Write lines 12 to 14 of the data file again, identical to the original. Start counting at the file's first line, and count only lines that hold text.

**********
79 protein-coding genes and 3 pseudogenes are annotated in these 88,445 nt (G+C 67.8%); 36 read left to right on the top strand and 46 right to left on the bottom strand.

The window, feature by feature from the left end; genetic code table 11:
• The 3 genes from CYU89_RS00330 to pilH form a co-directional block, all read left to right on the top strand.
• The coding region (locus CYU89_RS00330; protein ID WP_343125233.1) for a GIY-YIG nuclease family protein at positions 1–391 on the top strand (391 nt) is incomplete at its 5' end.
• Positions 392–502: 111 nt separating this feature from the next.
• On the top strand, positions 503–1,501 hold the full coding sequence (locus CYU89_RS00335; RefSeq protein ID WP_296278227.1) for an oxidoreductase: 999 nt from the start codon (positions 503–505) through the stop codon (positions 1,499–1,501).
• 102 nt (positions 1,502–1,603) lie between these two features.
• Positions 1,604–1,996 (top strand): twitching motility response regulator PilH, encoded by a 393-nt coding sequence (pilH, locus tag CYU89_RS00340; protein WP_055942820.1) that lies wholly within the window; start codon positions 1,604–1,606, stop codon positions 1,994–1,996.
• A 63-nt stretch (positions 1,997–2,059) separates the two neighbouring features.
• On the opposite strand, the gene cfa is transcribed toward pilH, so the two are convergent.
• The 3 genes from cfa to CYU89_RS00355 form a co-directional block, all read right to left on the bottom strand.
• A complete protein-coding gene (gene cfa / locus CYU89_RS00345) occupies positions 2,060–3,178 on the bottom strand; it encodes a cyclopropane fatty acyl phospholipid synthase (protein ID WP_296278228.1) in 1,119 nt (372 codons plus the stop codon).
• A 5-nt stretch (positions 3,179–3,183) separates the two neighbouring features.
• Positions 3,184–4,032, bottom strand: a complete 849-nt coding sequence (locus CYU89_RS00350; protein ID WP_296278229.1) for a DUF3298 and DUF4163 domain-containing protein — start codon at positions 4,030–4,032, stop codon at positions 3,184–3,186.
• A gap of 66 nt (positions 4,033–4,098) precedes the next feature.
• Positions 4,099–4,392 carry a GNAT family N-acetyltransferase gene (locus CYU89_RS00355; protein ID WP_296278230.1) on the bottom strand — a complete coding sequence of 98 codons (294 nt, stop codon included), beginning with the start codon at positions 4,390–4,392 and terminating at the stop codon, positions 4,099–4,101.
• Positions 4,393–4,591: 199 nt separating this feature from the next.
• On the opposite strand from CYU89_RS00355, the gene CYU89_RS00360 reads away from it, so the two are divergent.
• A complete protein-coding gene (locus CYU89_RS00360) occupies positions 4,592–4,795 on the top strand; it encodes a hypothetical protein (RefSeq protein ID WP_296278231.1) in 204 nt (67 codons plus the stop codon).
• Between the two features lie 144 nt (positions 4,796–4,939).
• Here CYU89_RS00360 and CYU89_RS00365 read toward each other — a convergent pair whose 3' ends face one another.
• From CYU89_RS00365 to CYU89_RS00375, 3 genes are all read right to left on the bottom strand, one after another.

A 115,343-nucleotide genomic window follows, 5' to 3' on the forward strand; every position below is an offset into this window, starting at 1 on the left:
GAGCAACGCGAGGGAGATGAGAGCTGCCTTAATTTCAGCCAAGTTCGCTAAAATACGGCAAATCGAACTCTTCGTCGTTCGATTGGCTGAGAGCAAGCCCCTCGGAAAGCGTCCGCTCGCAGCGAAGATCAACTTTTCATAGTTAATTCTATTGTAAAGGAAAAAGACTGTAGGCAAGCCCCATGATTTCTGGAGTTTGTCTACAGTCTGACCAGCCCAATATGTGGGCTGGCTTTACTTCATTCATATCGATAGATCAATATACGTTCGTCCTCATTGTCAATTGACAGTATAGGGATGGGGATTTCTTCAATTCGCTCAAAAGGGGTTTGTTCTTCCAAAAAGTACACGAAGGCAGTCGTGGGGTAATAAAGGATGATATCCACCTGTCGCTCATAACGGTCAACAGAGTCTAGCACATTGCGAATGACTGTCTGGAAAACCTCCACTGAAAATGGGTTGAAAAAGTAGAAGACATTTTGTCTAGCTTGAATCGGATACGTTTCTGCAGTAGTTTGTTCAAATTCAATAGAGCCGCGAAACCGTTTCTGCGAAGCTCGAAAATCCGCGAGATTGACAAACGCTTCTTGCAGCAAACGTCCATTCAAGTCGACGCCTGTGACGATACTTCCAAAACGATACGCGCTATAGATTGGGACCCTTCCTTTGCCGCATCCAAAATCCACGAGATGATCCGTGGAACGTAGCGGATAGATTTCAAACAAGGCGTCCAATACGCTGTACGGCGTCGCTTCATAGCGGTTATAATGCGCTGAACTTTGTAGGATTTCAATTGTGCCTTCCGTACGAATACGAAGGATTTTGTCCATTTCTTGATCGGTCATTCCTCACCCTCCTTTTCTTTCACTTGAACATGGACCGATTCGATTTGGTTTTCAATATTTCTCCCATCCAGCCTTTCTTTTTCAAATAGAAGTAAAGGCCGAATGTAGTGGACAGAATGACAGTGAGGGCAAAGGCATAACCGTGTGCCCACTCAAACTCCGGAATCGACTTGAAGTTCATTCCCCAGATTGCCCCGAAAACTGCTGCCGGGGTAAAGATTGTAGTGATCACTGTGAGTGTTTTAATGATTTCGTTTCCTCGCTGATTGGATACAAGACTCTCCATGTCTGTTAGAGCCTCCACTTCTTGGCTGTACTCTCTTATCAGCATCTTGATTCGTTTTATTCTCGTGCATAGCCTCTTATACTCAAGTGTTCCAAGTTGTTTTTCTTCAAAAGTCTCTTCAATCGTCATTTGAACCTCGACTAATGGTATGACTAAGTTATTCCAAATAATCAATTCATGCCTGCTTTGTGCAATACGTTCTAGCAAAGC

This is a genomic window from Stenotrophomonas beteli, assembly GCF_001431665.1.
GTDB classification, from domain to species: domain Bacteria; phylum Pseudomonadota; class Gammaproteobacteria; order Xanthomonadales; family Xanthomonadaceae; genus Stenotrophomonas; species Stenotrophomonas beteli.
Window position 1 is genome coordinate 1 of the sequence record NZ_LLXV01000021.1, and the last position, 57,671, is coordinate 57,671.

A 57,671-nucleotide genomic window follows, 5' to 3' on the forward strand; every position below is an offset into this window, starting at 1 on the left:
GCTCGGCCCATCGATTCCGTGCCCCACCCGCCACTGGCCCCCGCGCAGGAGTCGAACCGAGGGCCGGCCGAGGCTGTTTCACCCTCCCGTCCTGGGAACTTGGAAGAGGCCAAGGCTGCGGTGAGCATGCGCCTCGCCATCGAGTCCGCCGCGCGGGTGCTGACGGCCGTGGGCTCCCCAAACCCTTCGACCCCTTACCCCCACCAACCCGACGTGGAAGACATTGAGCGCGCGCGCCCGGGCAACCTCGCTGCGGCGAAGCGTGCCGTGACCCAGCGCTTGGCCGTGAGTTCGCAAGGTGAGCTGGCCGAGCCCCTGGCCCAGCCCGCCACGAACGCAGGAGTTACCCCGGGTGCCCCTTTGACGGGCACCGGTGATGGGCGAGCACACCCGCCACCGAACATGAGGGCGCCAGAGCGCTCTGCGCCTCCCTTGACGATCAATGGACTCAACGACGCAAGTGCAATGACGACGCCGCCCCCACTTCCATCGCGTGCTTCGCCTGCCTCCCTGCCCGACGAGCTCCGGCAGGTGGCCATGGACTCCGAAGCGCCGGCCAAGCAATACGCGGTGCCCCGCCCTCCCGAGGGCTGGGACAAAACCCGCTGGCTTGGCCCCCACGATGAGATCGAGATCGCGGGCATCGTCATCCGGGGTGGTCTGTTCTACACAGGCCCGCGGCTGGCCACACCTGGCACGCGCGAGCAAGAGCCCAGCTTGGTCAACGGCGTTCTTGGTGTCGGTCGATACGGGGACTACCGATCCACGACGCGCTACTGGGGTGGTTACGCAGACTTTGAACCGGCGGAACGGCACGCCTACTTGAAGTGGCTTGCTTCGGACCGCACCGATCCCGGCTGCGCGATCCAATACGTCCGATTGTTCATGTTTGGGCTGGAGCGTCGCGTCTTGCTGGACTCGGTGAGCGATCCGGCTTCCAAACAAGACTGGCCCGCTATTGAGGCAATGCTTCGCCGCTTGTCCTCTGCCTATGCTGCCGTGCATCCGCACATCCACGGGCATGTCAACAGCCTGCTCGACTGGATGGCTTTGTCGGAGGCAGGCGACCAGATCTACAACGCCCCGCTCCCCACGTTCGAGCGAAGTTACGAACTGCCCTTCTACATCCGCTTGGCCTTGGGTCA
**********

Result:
• A complete protein-coding gene (gene cfa / locus CYU89_RS00345) occupies positions 2,060–3,178 on the bottom strand; it encodes a cyclopropane fatty acyl phospholipid synthase (protein ID WP_296278228.1) in 1,119 nt (372 codons plus the stop codon).
• A 5-nt stretch (positions 3,179–3,183) separates the two neighbouring features.
• Positions 3,184–4,032, bottom strand: a complete 849-nt coding sequence (locus CYU89_RS00350; protein ID WP_296278229.1) for a DUF3298 and DUF4163 domain-containing protein — start codon at positions 4,030–4,032, stop codon at positions 3,184–3,186.